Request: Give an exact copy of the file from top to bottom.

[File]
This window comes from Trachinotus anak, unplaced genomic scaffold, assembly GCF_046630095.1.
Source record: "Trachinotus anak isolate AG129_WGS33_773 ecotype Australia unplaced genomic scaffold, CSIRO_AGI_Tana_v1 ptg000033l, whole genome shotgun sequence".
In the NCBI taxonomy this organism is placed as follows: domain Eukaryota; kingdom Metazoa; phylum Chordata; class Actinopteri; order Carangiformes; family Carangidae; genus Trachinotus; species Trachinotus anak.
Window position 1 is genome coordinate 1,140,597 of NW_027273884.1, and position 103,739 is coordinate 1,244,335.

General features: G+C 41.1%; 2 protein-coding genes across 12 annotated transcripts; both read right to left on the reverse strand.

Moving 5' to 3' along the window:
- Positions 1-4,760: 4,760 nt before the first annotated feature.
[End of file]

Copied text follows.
This window comes from Trachinotus anak, unplaced genomic scaffold, assembly GCF_046630095.1.
Source record: "Trachinotus anak isolate AG129_WGS33_773 ecotype Australia unplaced genomic scaffold, CSIRO_AGI_Tana_v1 ptg000033l, whole genome shotgun sequence".
In the NCBI taxonomy this organism is placed as follows: domain Eukaryota; kingdom Metazoa; phylum Chordata; class Actinopteri; order Carangiformes; family Carangidae; genus Trachinotus; species Trachinotus anak.
Window position 1 is genome coordinate 1,140,597 of NW_027273884.1, and position 103,739 is coordinate 1,244,335.

General features: G+C 41.1%; 2 protein-coding genes across 12 annotated transcripts; both read right to left on the reverse strand.

Moving 5' to 3' along the window:
- Positions 1-4,760: 4,760 nt before the first annotated feature.